The National Fire Protection Association (NFPA) “Standard for Low-, Medium- and High-Expansion Foam”, Current Edition 2021, recognizes foams manufactured without per- and polyfluoroalkyl substances (PFAS) and has defined them as synthetic fluorine free foam (SFFF). Yes, I know, yet another acronym!
Section 184.108.40.206 of NFPA 11 reads as follows:
Synthetic Fluorine Free Foam (SFFF). Foam concentrate based on a mixture of hydrocarbon
surface active agents that is not formulated to contain per- or poly-fluoroalkyl substances (PFAS).
There are several listed or approved SFFF concentrates commercially available today and many foam users are considering switching from an aqueous film forming foam (AFFF) to an SFFF to avoid the negative environmental properties associated with foams containing PFAS. NFPA 11 recommends all foam, whether it’s AFFF or SFFF, be tested annually as stated in section 220.127.116.11 and 18.104.22.168:
At least annually, an inspection shall be made of foam concentrate and their tanks or
storage containers for evidence of excessive sludging or deterioration.
Samples of concentrates shall be sent to the manufacturer or qualified laboratory for quality condition testing.
So how are SFFF concentrates tested compared to AFFFs?
1) Like AFFFs, the physical properties of the SFFF foam concentrate are tested and compared to the manufacturer’s specification. The typical physical properties are:
a. Appearance – a significant change in appearance can be a sign of degradation i.e., if the manufacturer defines the appearance as “viscous yellow liquid” and the sample is rust-colored, this can be a sign of corrosion or contamination.
b. pH – generally foam concentrates have a neutral pH of approximately 6 to 9. If the pH is well outside of this range, it is a sign of degradation which breaks down the hydrocarbon surfactants and can reduce expansion and ultimately extinguishing performance.
c. Density or specific gravity – typically the density or specific gravity of foam concentrate is higher than the density or specific gravity of water. A change in the density or specific gravity can be an indication of contamination with another substance i.e., water or another foam concentrate.
d. Viscosity – a decrease in viscosity often indicates dilution, an increase in viscosity can indicate unfavorable storage conditions. A significant increase in viscosity can render the foam ineffective as it will not proportion at a sufficient concentration.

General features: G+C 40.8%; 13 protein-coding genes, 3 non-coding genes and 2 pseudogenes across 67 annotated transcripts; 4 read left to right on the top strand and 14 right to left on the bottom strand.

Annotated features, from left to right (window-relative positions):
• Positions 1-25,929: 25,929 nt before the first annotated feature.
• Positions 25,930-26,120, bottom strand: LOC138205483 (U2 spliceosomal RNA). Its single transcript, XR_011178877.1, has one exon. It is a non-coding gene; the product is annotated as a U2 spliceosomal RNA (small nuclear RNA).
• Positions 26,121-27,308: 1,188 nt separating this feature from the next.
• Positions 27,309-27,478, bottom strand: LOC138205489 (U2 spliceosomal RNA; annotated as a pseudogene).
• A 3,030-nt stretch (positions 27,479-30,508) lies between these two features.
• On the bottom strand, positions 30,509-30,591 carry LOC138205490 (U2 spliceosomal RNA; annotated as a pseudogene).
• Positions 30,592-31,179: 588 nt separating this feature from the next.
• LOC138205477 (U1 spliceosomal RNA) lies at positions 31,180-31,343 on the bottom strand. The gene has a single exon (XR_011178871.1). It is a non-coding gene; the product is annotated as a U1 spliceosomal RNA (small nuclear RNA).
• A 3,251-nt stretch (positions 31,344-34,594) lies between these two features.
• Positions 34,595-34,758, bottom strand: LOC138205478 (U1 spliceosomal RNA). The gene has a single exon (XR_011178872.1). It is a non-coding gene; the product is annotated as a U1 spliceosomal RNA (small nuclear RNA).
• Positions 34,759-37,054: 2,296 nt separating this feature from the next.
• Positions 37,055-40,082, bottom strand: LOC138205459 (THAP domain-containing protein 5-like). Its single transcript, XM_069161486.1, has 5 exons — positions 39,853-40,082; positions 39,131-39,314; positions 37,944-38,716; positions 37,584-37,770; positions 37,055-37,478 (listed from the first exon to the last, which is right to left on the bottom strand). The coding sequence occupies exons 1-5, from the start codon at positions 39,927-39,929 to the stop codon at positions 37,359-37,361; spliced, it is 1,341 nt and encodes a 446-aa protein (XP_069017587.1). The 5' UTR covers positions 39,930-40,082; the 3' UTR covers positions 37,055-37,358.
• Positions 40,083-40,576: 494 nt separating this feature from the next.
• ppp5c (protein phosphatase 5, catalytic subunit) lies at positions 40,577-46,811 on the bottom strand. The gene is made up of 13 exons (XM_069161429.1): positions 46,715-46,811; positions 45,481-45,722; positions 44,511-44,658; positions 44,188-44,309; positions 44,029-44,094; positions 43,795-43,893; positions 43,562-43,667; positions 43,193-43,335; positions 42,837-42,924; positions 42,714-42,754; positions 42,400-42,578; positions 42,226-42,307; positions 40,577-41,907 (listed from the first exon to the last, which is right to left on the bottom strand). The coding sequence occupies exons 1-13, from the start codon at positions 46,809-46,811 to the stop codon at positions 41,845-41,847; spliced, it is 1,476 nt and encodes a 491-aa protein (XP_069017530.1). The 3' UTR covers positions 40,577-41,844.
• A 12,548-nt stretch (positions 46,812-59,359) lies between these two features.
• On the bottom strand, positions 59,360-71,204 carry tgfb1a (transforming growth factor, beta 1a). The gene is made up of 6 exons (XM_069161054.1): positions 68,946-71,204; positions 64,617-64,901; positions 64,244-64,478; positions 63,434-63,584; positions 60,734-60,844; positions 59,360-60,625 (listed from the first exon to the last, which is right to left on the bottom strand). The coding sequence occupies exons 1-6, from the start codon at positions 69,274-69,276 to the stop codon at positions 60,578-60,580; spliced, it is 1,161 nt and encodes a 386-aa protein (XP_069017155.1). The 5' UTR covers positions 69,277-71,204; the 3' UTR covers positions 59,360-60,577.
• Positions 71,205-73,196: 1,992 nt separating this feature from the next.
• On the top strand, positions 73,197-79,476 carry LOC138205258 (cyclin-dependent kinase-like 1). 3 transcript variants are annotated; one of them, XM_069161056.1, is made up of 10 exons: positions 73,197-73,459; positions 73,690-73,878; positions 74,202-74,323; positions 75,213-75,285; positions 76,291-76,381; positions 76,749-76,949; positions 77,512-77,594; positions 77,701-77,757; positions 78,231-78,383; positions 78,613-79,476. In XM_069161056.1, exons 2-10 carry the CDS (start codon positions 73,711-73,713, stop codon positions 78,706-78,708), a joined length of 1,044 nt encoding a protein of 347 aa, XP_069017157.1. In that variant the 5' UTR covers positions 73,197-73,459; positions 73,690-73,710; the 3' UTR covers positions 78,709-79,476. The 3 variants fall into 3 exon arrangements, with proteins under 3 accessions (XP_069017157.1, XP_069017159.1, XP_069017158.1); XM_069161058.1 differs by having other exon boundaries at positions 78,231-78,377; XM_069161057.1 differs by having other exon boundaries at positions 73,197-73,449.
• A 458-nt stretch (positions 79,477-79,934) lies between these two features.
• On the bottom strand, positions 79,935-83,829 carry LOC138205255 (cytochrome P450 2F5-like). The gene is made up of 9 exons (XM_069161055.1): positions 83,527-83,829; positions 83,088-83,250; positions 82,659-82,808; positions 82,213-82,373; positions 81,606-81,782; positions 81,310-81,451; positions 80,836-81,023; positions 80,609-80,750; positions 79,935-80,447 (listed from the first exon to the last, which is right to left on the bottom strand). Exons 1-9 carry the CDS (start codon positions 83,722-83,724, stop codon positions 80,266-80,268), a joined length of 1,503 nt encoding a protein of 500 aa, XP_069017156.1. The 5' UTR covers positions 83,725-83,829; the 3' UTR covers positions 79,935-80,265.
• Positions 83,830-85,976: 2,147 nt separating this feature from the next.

2) The performance properties are also critical when testing SFFF and AFFF.
a. However, unlike AFFFs, SFFFs do not form an aqueous film on hydrocarbon liquids. Because SFFFs are not able to form a film, when testing SFFF, it is not necessary to test for film formation or spreading coefficient.
b. SFFF foam solutions require a sufficient foam expansion to perform effectively therefore testing the expansion is recommended and critical to the performance. The expansion is the ratio of the volume of the expanded foam to the foam solution. Typically values range from 4:1 to 10:1. While AFFFs were often applied using non-air aspirating nozzles, it is recommended that SFFFs be used through air-aspirating nozzles.
Section H.1.2 Item 4 of NFPA 11 reads as follows:
SFFFs presently available appear to work much better on extinguishing
Class B fire when applied using an air-aspirated nozzle…..
It is also required that SFFF expand at a higher rate when used through the same equipment. The recently released Mil-PRF-32725 performance specification for Fire Extinguishing Agent, Fluorine-free Foam Liquid Concentrate - Table I on Page 4 - requires a minimum expansion of 7.0, while the corresponding specification for AFFF, MIL-PRF-24385F required a minimum expansion of 5.0.
c. The 25% drain time is the time for 25% of the expanded foam to drain into a foam solution. This property is also tested on SFFFs.
d. If the type of foam is undocumented but it is being used to protect polar solvent liquids, a polar solvent burnback test can be conducted to ensure performance on these types of flammable liquids.
If you have any questions regarding this article, please contact Dyne Fire Protection Labs at firstname.lastname@example.org or (800)632-2304.